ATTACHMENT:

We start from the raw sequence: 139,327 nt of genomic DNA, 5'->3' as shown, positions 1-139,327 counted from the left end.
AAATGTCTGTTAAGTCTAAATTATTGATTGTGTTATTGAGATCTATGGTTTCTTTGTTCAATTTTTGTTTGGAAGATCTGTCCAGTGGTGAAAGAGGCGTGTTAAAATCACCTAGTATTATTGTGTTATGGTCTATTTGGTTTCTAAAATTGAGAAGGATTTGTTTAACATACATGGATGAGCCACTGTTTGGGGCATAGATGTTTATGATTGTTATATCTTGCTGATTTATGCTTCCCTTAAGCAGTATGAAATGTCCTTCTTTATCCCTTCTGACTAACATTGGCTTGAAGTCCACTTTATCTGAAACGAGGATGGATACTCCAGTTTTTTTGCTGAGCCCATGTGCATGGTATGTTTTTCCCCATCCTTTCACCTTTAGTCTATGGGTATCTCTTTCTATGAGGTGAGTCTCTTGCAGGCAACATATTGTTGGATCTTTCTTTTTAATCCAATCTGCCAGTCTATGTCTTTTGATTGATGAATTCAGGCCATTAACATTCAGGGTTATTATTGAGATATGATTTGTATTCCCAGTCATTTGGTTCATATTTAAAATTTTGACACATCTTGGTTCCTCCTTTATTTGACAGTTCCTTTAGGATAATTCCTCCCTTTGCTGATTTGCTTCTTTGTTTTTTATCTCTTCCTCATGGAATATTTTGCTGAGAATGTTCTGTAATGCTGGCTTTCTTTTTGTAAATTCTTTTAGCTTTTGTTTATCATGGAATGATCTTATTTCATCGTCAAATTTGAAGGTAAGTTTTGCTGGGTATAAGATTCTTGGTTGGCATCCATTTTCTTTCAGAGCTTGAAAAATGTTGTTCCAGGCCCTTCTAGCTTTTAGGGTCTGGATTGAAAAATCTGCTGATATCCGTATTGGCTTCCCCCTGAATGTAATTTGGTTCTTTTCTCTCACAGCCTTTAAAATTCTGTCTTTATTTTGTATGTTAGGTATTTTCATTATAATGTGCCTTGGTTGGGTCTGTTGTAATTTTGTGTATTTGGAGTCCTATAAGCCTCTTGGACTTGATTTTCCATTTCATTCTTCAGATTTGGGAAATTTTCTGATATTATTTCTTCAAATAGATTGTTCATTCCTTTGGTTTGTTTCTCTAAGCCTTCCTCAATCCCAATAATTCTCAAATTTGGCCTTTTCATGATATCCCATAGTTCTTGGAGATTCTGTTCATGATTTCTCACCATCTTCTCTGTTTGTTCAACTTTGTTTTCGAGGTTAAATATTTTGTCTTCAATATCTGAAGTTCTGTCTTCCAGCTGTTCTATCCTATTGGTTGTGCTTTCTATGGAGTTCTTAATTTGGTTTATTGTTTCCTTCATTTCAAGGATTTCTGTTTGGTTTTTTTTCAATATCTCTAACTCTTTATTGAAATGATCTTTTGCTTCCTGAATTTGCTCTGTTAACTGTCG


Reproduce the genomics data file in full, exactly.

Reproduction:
We start from the raw sequence: 139,327 nt of genomic DNA, 5'->3' as shown, positions 1-139,327 counted from the left end.
AAATGTCTGTTAAGTCTAAATTATTGATTGTGTTATTGAGATCTATGGTTTCTTTGTTCAATTTTTGTTTGGAAGATCTGTCCAGTGGTGAAAGAGGCGTGTTAAAATCACCTAGTATTATTGTGTTATGGTCTATTTGGTTTCTAAAATTGAGAAGGATTTGTTTAACATACATGGATGAGCCACTGTTTGGGGCATAGATGTTTATGATTGTTATATCTTGCTGATTTATGCTTCCCTTAAGCAGTATGAAATGTCCTTCTTTATCCCTTCTGACTAACATTGGCTTGAAGTCCACTTTATCTGAAACGAGGATGGATACTCCAGTTTTTTTGCTGAGCCCATGTGCATGGTATGTTTTTCCCCATCCTTTCACCTTTAGTCTATGGGTATCTCTTTCTATGAGGTGAGTCTCTTGCAGGCAACATATTGTTGGATCTTTCTTTTTAATCCAATCTGCCAGTCTATGTCTTTTGATTGATGAATTCAGGCCATTAACATTCAGGGTTATTATTGAGATATGATTTGTATTCCCAGTCATTTGGTTCATATTTAAAATTTTGACACATCTTGGTTCCTCCTTTATTTGACAGTTCCTTTAGGATAATTCCTCCCTTTGCTGATTTGCTTCTTTGTTTTTTATCTCTTCCTCATGGAATATTTTGCTGAGAATGTTCTGTAATGCTGGCTTTCTTTTTGTAAATTCTTTTAGCTTTTGTTTATCATGGAATGATCTTATTTCATCGTCAAATTTGAAGGTAAGTTTTGCTGGGTATAAGATTCTTGGTTGGCATCCATTTTCTTTCAGAGCTTGAAAAATGTTGTTCCAGGCCCTTCTAGCTTTTAGGGTCTGGATTGAAAAATCTGCTGATATCCGTATTGGCTTCCCCCTGAATGTAATTTGGTTCTTTTCTCTCACAGCCTTTAAAATTCTGTCTTTATTTTGTATGTTAGGTATTTTCATTATAATGTGCCTTGGTTGGGTCTGTTGTAATTTTGTGTATTTGGAGTCCTATAAGCCTCTTGGACTTGATTTTCCATTTCATTCTTCAGATTTGGGAAATTTTCTGATATTATTTCTTCAAATAGATTGTTCATTCCTTTGGTTTGTTTCTCTAAGCCTTCCTCAATCCCAATAATTCTCAAATTTGGCCTTTTCATGATATCCCATAGTTCTTGGAGATTCTGTTCATGATTTCTCACCATCTTCTCTGTTTGTTCAACTTTGTTTTCGAGGTTAAATATTTTGTCTTCAATATCTGAAGTTCTGTCTTCCAGCTGTTCTATCCTATTGGTTGTGCTTTCTATGGAGTTCTTAATTTGGTTTATTGTTTCCTTCATTTCAAGGATTTCTGTTTGGTTTTTTTTCAATATCTCTAACTCTTTATTGAAATGATCTTTTGCTTCCTGAATTTGCTCTGTTAACTGTCG